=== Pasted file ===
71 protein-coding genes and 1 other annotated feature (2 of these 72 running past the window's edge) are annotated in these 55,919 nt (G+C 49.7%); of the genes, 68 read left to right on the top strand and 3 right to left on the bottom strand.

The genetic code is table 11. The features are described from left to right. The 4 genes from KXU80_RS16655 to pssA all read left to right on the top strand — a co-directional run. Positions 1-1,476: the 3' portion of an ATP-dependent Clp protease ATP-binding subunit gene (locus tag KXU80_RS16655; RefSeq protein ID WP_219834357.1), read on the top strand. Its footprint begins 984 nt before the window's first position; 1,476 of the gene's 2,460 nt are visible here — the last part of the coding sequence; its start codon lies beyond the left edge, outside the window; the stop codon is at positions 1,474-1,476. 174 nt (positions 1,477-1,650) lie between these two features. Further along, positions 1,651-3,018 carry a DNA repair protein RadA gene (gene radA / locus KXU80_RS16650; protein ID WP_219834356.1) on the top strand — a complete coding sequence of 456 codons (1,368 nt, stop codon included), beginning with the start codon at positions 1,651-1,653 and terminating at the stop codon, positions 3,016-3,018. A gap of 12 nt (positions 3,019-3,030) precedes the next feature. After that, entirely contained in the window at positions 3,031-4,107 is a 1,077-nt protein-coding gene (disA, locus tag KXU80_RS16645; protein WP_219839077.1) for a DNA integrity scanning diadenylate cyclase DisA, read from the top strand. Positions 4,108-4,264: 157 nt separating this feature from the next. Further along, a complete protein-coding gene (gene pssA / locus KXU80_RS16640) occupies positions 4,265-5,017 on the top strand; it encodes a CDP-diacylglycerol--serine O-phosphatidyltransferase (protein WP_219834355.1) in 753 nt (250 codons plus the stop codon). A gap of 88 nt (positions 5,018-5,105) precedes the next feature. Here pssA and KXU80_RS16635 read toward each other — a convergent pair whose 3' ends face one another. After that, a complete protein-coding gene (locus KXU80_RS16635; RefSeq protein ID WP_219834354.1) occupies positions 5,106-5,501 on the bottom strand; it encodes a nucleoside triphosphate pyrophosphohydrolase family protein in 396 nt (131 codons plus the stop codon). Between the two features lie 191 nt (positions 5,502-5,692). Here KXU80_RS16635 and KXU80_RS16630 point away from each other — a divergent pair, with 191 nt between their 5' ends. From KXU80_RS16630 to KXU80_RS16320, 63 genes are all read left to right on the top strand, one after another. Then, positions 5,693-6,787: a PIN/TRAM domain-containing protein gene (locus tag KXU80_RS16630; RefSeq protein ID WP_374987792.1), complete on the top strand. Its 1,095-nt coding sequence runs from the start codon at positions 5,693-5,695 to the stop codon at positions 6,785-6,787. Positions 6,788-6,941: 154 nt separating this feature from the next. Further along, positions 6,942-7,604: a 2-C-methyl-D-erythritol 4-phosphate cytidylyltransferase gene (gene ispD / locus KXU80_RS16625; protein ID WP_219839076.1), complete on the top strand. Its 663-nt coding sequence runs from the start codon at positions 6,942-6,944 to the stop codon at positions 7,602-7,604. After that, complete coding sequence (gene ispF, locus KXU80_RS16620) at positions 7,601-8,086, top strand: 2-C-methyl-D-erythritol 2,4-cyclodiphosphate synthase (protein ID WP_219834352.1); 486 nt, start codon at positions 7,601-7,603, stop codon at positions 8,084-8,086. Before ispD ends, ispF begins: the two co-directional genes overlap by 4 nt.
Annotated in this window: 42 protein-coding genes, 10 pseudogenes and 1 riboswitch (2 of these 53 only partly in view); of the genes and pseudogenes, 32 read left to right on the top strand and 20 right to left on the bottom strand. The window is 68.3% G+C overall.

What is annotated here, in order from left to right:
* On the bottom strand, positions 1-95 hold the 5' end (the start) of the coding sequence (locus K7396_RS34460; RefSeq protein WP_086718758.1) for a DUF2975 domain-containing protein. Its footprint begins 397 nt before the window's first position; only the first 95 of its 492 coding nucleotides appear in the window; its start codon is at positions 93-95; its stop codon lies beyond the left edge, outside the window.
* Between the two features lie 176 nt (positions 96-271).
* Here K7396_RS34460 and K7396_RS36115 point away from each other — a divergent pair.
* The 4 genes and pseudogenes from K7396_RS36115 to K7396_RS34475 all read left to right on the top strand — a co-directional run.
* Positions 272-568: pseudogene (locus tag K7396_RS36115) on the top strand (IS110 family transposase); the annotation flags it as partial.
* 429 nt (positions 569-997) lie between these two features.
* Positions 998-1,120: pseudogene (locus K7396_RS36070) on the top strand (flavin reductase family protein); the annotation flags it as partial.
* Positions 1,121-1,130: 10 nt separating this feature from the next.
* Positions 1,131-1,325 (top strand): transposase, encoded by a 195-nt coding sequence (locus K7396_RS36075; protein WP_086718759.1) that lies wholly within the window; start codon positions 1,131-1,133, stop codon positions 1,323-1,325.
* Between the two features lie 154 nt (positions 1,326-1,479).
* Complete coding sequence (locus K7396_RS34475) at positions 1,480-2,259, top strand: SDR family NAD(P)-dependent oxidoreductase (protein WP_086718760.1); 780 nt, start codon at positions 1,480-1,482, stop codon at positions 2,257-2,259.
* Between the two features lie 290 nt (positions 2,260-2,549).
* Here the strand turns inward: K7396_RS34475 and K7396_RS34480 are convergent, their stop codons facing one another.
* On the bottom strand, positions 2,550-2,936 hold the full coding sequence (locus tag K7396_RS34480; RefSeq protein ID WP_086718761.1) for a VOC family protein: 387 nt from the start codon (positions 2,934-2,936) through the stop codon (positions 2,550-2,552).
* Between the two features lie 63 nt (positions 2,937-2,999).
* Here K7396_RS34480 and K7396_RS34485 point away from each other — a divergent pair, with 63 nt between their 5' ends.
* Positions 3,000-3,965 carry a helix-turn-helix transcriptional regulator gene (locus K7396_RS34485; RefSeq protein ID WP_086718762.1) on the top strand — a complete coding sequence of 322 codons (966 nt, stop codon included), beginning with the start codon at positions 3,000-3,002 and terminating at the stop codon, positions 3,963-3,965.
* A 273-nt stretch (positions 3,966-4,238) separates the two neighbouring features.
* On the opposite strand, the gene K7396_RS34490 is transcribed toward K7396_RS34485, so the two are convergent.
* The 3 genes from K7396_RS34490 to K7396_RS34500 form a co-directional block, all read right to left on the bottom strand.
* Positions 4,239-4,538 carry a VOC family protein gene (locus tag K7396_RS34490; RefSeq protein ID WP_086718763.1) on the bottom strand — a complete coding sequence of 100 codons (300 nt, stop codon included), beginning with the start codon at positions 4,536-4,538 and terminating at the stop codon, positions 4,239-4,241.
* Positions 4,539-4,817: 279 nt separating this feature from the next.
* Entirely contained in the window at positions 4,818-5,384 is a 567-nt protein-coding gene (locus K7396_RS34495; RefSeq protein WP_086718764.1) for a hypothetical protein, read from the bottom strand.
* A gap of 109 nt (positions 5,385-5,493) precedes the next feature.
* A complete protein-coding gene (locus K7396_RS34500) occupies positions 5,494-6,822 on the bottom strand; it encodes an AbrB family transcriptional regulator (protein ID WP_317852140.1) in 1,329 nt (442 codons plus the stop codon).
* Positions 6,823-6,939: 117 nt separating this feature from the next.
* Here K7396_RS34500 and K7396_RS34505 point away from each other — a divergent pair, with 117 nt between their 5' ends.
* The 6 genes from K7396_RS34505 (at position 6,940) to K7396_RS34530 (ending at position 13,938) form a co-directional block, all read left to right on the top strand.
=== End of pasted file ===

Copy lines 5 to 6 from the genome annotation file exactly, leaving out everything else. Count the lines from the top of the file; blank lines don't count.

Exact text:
* On the bottom strand, positions 1-95 hold the 5' end (the start) of the coding sequence (locus K7396_RS34460; RefSeq protein WP_086718758.1) for a DUF2975 domain-containing protein. Its footprint begins 397 nt before the window's first position; only the first 95 of its 492 coding nucleotides appear in the window; its start codon is at positions 93-95; its stop codon lies beyond the left edge, outside the window.
* Between the two features lie 176 nt (positions 96-271).